Campbell Soup Co. has offloaded US personalised nutrition service Habit to Viome, another business in the field.
The soup-to-snacks manufacturer emerged as the sole investor in San Francisco start-up Habit in 2016, which formally launched onto the market the following year.
At the time, Campbell said Habit, founded by former Plum Organics and Campbell executive Neil Grimmer, was a business that matched its “belief in the growth potential of the personalised nutrition space”.
Announcing the sale to Viome yesterday (6 February), Grimmer reaffirmed his belief in the prospects of personalised nutrition: “With the advent of big data and computational biology, I believe it’s possible to provide everyone in this country and around the world a personalised blueprint to achieve their health and wellness goals. Viome analyses the gut microbiome at a molecular level with advanced technology … which is a great competitive advantage and great foundation for creating the ultimate whole-body nutrition solution.”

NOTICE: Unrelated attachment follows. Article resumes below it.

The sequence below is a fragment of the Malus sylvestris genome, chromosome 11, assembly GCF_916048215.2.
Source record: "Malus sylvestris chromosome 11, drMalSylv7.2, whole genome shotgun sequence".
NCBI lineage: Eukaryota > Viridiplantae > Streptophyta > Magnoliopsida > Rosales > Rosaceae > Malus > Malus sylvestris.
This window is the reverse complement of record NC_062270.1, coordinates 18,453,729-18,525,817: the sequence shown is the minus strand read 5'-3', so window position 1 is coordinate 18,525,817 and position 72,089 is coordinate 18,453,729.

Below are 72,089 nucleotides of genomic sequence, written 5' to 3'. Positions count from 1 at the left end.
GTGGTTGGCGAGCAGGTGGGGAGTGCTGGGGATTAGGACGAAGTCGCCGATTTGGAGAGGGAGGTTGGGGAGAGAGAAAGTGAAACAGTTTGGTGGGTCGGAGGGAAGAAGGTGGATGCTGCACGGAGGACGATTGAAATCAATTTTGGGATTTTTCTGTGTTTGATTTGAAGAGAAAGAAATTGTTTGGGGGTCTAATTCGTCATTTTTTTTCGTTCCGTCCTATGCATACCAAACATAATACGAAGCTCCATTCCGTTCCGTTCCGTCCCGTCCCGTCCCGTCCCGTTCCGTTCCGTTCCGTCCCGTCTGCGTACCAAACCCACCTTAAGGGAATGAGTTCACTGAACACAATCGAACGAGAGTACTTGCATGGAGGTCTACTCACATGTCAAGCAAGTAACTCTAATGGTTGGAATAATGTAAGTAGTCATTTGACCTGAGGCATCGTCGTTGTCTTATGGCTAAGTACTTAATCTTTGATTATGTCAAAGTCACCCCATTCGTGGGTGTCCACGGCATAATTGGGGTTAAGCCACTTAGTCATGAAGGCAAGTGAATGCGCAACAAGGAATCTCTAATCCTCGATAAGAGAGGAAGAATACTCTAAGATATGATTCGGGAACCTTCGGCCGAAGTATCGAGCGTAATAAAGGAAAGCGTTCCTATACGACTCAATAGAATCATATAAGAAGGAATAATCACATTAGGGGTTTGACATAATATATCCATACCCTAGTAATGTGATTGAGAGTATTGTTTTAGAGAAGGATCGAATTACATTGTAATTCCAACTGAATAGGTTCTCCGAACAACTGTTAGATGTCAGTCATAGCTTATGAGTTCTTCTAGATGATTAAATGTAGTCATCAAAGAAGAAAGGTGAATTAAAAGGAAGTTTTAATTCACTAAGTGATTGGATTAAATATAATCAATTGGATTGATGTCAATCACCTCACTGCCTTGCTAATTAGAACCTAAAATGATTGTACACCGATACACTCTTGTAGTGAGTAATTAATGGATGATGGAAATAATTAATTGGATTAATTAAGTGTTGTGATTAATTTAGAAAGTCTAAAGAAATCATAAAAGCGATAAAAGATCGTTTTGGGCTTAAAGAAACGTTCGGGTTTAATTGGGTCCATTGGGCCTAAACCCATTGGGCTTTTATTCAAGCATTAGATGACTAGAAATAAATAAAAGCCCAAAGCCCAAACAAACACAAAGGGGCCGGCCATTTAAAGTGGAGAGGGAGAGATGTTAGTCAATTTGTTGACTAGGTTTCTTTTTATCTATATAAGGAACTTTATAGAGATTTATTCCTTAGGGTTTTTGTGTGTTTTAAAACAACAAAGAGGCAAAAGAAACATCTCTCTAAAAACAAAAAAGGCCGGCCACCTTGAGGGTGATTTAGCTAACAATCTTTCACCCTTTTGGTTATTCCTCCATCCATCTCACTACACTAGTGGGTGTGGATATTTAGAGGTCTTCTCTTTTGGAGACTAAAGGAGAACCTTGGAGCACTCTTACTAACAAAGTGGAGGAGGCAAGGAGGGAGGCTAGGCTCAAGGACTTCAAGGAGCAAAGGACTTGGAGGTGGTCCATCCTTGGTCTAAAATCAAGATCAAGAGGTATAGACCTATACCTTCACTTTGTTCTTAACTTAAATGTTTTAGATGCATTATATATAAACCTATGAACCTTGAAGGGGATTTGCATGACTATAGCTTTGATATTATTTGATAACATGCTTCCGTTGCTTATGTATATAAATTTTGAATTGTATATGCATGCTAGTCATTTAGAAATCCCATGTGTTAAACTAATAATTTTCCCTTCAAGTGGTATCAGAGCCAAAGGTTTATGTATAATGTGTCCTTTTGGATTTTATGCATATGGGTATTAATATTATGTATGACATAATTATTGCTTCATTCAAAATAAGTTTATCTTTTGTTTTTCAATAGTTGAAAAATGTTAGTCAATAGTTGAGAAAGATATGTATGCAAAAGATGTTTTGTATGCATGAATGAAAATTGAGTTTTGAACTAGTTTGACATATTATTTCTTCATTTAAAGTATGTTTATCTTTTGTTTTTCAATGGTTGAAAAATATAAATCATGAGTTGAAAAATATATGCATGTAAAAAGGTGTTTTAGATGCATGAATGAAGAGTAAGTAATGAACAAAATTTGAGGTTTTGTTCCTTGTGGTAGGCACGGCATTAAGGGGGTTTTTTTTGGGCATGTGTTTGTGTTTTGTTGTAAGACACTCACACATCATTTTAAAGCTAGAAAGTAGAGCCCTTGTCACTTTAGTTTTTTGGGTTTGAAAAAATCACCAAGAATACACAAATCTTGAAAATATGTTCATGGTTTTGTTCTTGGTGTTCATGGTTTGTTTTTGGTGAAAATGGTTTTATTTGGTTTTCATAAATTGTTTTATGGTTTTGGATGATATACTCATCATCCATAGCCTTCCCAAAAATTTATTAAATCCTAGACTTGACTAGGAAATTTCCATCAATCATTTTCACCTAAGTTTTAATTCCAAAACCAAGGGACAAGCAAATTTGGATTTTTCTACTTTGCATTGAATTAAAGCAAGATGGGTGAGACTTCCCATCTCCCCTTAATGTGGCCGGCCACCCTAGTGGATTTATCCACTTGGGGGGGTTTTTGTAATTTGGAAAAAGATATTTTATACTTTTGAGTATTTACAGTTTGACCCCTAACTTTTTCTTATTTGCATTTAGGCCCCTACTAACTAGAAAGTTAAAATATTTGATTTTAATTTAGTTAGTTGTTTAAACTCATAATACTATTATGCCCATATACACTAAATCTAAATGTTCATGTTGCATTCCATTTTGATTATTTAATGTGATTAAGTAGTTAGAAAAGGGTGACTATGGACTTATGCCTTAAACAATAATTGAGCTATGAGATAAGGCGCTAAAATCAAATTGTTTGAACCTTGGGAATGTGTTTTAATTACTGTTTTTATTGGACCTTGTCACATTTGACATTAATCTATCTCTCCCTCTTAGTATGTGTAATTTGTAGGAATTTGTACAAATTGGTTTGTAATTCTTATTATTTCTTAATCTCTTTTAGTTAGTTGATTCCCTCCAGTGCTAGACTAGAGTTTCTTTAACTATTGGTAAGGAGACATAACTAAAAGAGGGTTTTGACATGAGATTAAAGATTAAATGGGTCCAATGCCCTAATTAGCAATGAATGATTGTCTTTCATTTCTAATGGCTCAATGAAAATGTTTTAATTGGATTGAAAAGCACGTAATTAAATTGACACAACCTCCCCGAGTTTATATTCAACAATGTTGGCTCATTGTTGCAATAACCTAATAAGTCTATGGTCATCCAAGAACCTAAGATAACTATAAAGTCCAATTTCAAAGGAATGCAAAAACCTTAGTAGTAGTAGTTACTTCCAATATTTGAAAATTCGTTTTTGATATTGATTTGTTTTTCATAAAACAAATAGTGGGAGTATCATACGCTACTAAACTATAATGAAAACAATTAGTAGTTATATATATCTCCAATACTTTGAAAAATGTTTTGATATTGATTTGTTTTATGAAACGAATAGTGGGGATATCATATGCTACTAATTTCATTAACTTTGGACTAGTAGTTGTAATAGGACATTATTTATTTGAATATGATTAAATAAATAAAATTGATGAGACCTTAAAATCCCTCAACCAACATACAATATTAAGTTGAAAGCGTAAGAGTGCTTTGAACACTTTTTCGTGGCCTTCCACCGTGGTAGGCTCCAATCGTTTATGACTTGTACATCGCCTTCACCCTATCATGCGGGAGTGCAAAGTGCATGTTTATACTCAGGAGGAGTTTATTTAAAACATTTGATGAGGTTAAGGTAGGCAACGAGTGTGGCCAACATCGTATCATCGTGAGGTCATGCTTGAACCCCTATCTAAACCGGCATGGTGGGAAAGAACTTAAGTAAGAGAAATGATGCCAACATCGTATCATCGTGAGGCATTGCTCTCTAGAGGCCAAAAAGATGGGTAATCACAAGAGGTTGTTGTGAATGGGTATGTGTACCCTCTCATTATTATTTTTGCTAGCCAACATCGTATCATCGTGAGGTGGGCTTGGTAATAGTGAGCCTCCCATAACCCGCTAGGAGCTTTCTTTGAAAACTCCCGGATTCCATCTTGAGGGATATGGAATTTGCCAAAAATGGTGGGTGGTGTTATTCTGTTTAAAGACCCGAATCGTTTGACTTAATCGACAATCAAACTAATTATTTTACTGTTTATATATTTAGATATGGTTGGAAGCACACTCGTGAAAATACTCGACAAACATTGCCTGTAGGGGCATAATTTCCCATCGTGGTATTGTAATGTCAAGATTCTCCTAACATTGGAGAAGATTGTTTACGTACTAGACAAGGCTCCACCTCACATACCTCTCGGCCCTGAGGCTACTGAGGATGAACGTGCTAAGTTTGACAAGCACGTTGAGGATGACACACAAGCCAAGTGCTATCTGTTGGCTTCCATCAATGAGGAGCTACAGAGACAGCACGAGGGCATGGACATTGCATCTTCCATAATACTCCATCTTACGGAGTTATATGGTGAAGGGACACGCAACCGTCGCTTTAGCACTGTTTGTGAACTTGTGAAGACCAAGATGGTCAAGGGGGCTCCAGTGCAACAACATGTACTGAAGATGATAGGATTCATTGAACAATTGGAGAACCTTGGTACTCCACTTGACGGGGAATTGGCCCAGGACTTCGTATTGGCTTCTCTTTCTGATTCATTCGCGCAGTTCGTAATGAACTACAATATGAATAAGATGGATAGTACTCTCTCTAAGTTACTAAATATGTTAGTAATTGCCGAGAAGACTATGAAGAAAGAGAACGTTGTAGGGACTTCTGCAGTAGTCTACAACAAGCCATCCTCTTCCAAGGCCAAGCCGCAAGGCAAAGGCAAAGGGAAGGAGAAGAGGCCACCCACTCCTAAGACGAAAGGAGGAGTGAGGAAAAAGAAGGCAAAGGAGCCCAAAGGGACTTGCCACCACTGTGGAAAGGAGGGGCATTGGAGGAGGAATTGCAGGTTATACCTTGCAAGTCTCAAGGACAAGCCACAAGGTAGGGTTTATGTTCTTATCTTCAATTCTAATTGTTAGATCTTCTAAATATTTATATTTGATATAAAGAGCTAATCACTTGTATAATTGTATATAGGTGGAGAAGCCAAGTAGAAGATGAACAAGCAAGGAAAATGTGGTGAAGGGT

Viome describes itself as “a new kind of healthcare company” and says it “uses artificial intelligence to understand what is going on inside the body at a molecular level”.
The company’s analysis of the microbiome looks at the bacteria, viruses, yeast, fungus and mould in the system that work symbiotically with the body to provide the nutrition needed to feel energetic and stay healthy.
Viome then says it uses the analysis to provide consumers with “personalised diets, nutrition and lifestyle recommendations”.
Reflecting on the purchase of Habit, Viome founder and CEO Naveen Jain said: “With Habit now part of Viome, we have the perfect articulation of personalised health. I have always admired Habit’s ability to engage and motivate the consumer. Combined with Viome’s deep insights from the microbiome, we are able to see the complete story our body is telling us about our overall health.”
Financial details on the deal were not disclosed.
Campbell, which has faced pressure on sales and profitability in larger parts of its business for a number of quarters, conducted a strategic review last summer after the departure of president and CEO Denise Morrison.
The results of the review, announced in August, saw Campbell announce plans to sell its domestic fresh-foods business and its international operations.
No deals on these assets have been finalised, although there have been reports of interest in both.